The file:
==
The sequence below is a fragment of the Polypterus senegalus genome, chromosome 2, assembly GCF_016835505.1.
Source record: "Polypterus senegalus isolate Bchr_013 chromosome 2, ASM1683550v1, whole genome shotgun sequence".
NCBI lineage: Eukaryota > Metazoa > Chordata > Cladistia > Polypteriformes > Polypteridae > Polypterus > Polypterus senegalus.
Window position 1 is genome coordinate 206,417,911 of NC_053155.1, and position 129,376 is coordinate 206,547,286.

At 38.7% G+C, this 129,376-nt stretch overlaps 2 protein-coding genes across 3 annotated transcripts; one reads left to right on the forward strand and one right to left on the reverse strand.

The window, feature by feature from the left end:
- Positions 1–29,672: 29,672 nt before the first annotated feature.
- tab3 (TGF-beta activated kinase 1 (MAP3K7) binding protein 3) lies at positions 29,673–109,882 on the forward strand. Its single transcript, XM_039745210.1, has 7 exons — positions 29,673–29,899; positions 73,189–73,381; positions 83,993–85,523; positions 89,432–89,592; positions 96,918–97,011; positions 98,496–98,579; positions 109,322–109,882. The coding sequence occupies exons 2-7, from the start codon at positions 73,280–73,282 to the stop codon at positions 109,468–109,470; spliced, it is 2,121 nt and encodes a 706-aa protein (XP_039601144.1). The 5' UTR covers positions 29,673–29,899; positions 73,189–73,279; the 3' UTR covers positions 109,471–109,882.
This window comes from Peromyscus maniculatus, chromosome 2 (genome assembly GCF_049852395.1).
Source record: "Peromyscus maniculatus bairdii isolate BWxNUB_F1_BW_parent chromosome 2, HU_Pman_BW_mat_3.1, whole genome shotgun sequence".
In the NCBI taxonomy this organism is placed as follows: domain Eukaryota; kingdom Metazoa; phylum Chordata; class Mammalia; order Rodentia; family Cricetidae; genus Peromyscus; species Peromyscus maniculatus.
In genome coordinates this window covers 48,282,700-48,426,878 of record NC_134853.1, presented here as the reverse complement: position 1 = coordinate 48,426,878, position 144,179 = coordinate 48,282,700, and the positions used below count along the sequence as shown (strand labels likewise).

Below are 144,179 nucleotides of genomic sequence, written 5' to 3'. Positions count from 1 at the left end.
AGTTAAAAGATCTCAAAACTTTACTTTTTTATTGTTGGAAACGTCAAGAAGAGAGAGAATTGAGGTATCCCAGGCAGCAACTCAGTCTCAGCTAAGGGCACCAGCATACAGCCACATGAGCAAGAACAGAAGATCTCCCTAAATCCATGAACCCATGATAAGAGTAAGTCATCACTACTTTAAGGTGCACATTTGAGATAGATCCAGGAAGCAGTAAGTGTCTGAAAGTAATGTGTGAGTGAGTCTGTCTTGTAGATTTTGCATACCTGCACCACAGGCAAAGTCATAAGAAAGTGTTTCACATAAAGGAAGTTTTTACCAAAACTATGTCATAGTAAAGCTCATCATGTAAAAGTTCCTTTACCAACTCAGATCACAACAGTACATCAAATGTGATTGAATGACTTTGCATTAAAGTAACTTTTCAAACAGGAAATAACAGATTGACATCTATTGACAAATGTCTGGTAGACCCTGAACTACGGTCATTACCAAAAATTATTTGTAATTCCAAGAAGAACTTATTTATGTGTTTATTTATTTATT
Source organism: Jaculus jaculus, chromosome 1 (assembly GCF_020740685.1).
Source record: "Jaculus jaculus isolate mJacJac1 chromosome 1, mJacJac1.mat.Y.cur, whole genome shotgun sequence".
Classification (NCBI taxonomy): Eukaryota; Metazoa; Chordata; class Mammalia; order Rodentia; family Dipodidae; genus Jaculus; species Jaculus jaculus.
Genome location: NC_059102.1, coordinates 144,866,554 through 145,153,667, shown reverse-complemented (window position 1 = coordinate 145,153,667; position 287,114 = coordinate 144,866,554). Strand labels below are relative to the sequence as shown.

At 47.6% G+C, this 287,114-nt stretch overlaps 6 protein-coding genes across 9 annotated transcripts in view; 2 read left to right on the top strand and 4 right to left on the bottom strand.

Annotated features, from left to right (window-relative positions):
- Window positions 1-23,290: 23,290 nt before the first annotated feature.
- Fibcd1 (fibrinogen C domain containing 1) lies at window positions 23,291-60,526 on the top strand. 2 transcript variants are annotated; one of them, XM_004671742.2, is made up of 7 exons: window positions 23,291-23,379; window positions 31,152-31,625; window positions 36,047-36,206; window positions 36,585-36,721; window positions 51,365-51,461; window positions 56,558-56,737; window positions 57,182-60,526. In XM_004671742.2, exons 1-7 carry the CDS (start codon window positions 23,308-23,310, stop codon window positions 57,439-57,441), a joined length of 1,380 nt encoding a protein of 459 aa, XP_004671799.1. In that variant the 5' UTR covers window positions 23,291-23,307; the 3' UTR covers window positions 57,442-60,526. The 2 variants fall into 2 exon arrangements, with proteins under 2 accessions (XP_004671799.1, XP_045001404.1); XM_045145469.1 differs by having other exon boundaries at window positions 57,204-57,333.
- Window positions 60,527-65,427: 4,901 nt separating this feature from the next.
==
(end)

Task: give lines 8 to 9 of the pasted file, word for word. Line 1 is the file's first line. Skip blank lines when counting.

- tab3 (TGF-beta activated kinase 1 (MAP3K7) binding protein 3) lies at positions 29,673–109,882 on the forward strand. Its single transcript, XM_039745210.1, has 7 exons — positions 29,673–29,899; positions 73,189–73,381; positions 83,993–85,523; positions 89,432–89,592; positions 96,918–97,011; positions 98,496–98,579; positions 109,322–109,882. The coding sequence occupies exons 2-7, from the start codon at positions 73,280–73,282 to the stop codon at positions 109,468–109,470; spliced, it is 2,121 nt and encodes a 706-aa protein (XP_039601144.1). The 5' UTR covers positions 29,673–29,899; positions 73,189–73,279; the 3' UTR covers positions 109,471–109,882.
This window comes from Peromyscus maniculatus, chromosome 2 (genome assembly GCF_049852395.1).